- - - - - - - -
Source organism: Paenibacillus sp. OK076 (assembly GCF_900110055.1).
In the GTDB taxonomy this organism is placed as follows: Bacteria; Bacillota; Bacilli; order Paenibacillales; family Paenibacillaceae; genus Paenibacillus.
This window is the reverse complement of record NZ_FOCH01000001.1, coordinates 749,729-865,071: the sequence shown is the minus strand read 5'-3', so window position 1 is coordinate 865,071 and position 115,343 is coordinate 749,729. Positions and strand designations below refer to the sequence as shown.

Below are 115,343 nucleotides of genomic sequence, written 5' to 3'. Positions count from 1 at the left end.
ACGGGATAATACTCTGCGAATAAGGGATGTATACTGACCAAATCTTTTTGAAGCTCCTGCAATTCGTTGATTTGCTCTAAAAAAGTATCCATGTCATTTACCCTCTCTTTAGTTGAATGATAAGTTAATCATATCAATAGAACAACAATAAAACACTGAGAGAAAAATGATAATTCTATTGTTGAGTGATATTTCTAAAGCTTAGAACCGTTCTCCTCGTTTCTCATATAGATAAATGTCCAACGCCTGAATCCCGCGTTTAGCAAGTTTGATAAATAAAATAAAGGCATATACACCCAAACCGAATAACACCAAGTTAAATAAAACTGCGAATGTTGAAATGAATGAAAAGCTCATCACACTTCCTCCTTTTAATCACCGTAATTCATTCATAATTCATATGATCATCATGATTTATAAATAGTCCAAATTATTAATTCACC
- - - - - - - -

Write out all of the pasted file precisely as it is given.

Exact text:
Source organism: Paenibacillus sp. OK076 (assembly GCF_900110055.1).
In the GTDB taxonomy this organism is placed as follows: Bacteria; Bacillota; Bacilli; order Paenibacillales; family Paenibacillaceae; genus Paenibacillus.
This window is the reverse complement of record NZ_FOCH01000001.1, coordinates 749,729-865,071: the sequence shown is the minus strand read 5'-3', so window position 1 is coordinate 865,071 and position 115,343 is coordinate 749,729. Positions and strand designations below refer to the sequence as shown.

Below are 115,343 nucleotides of genomic sequence, written 5' to 3'. Positions count from 1 at the left end.
ACGGGATAATACTCTGCGAATAAGGGATGTATACTGACCAAATCTTTTTGAAGCTCCTGCAATTCGTTGATTTGCTCTAAAAAAGTATCCATGTCATTTACCCTCTCTTTAGTTGAATGATAAGTTAATCATATCAATAGAACAACAATAAAACACTGAGAGAAAAATGATAATTCTATTGTTGAGTGATATTTCTAAAGCTTAGAACCGTTCTCCTCGTTTCTCATATAGATAAATGTCCAACGCCTGAATCCCGCGTTTAGCAAGTTTGATAAATAAAATAAAGGCATATACACCCAAACCGAATAACACCAAGTTAAATAAAACTGCGAATGTTGAAATGAATGAAAAGCTCATCACACTTCCTCCTTTTAATCACCGTAATTCATTCATAATTCATATGATCATCATGATTTATAAATAGTCCAAATTATTAATTCACC